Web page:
Someone very close to me has a long-term, complex medical condition. Her GP maintains the only copy of her entire medical history – but she has no idea how accurate it is. Updates from the hospital at which she is treated are sent to her GP by letter, to be typed in by a secretary at the GP practice. The hospital, meanwhile, keeps its own entirely separate digital record of the medical history she has accumulated under its care.
Parts of the NHS refuse to treat her because they don’t have full access to her medical history to understand the medication she takes and the treatments she has had. For example, she has struggled to register with a dentist, because her condition affects her bones and she needs a monthly infusion to strengthen her bones – to many dentists, unfamiliar with her history, that’s too much of a risk.
I hope it never happens, but if she ever has to go to A&E at any hospital other than the one at which she is regularly treated, doctors there would have no idea of her complex history – and that lack of awareness could be life threatening.
If any suitably qualified NHS practitioner had access to her full medical records, with all the necessary security and privacy controls, it would allow the health service to deliver a significantly improved service and better care.
Of course, neither she nor I want her medical records to be hacked, or accessed by anyone we wouldn’t want to see them – any more than I’d be happy for someone to hack my online bank account.
And I don’t want untold billions of pounds to be wasted again on big, bespoke IT systems that don’t work. But there is no reason why the technology is not capable of delivering a secure, connected solution.
Tell me one reason why we shouldn’t keep on trying until we get it right. I just hope this is the time the NHS finally does.
In the hopefully unlikely eventuality that your company executives still need convincing that the internet is going to transform your business, the past few days have provided further evidence of the accelerating changes brought about by consumers moving to the web.
Only last week, I highlighted, “Which businesses are ready to thrive in the internet era?” as one of the big IT questions for 2013. We’re already finding out some of those that are not.
Camera retailer Jessops is the latest high-street retailer to suffer, following Comet at the end of last year – both household names that failed to adapt to the digital world.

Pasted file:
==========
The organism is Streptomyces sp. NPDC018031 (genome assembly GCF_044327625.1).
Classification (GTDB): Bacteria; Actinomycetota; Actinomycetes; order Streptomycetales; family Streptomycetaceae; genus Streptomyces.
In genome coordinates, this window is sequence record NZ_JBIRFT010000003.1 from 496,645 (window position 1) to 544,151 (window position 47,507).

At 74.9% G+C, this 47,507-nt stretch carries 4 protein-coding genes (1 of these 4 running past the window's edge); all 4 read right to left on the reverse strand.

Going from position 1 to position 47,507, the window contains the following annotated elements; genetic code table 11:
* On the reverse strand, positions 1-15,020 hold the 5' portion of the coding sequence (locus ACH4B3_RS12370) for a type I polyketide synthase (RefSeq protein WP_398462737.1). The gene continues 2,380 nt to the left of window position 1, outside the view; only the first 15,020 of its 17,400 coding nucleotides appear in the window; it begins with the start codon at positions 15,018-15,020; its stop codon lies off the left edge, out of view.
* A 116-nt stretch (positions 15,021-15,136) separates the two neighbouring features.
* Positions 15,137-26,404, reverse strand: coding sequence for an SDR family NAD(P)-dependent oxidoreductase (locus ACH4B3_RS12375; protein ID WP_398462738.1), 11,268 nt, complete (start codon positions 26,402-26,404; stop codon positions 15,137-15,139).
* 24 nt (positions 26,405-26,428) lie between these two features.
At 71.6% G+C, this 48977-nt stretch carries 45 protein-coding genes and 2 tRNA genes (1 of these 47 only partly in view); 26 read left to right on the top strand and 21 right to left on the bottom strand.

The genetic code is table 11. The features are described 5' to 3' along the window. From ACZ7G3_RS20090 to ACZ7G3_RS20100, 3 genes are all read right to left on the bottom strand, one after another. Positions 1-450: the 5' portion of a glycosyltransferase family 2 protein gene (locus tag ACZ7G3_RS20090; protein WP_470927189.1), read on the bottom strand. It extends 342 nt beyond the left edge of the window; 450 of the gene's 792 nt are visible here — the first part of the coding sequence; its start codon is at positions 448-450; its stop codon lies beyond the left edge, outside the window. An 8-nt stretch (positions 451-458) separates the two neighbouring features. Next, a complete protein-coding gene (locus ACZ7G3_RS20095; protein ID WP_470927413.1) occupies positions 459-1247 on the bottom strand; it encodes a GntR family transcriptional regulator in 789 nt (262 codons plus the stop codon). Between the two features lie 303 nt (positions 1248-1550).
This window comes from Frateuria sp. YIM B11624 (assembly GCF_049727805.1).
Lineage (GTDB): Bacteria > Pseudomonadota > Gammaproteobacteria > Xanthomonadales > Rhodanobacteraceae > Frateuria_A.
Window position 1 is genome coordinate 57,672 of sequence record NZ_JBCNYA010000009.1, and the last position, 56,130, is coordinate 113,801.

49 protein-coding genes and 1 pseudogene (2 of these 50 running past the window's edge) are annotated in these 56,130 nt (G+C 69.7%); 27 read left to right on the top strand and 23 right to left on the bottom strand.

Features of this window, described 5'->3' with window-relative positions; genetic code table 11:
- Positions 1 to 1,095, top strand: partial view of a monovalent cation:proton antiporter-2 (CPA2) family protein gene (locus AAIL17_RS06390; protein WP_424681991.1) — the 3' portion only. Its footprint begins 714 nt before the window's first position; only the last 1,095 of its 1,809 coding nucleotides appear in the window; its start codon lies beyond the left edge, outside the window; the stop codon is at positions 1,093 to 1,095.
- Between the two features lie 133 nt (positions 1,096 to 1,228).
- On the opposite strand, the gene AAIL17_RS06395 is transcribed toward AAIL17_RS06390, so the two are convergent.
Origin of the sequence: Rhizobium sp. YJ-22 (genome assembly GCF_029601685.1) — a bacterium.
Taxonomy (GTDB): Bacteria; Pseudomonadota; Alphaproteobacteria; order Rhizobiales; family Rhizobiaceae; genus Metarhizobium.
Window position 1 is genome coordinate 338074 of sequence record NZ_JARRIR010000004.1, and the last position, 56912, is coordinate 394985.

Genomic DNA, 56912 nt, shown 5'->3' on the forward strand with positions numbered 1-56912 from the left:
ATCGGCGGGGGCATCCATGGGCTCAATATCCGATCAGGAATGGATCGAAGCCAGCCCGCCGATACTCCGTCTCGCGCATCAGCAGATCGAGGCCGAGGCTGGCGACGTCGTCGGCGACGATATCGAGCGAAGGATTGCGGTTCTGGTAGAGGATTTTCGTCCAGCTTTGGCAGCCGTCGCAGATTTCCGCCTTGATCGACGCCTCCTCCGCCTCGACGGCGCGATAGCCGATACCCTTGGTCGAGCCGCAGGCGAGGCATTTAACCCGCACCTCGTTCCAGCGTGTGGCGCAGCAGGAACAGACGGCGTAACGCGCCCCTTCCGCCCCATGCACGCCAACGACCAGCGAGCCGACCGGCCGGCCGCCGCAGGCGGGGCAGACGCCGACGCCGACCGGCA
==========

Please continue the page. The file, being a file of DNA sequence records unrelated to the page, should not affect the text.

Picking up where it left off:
In the latest round of supermarket financial results this week, Morrisons was the big loser, with its lack of an online presence or a multi-channel strategy cited as a primary cause of its sales decline. Meanwhile, Tesco and Sainsbury’s both highlighted impressive online growth as key factors in their performance.
In a generally depressed retail environment before Christmas, John Lewis stood out for a 44% year-on-year growth in web sales making a major contribution to 13% growth in December revenue.
John Lewis is so bullish about its digital plans it has even coined the phrase of an “omni-channel” strategy – which does rather make it sound like Malcom Tucker from TV political satire The Thick of It has taken over – but shows the extent of the department store’s ambition.
Plenty of experts now predict that this online shift is not going to be the evolutionary process that many firms hope, but instead more of a cliff. Consumer behaviour is changing so rapidly, that one day you may just find your business goes straight down – in which case, there can be no more excuses for delaying the IT investments needed.
Consumer behaviour is the key consideration. It’s not that the internet is changing businesses, it’s changing the way your customers think and shop and buy. And when consumers are prevented by a particular company from thinking and shopping and buying the digital way they want to, they just go elsewhere. Bang – goodbye.
The digital King Canutes who want to hang desperately to their old pre-digital business models are not fighting the tide of the web and mobile wave, even if they think they are.
Take the obvious example of the music industry. Here, they resorted to copyright and intellectual property law, and to the rhetoric of turning customers into criminals, to prevent their former, lucrative models from disappearing.
Music firms that claim they are simply stopping illegal piracy miss the point. The reason consumers opted for illegal downloads is because they were stopped from getting reasonably priced, easily available legal downloads. It wasn’t about rampant illegality, it was about consumer behaviour changing and the music industry wanting to prevent that change.
If you’re doing anything similar, you’re on a downhill slope to the cliff. Stop now.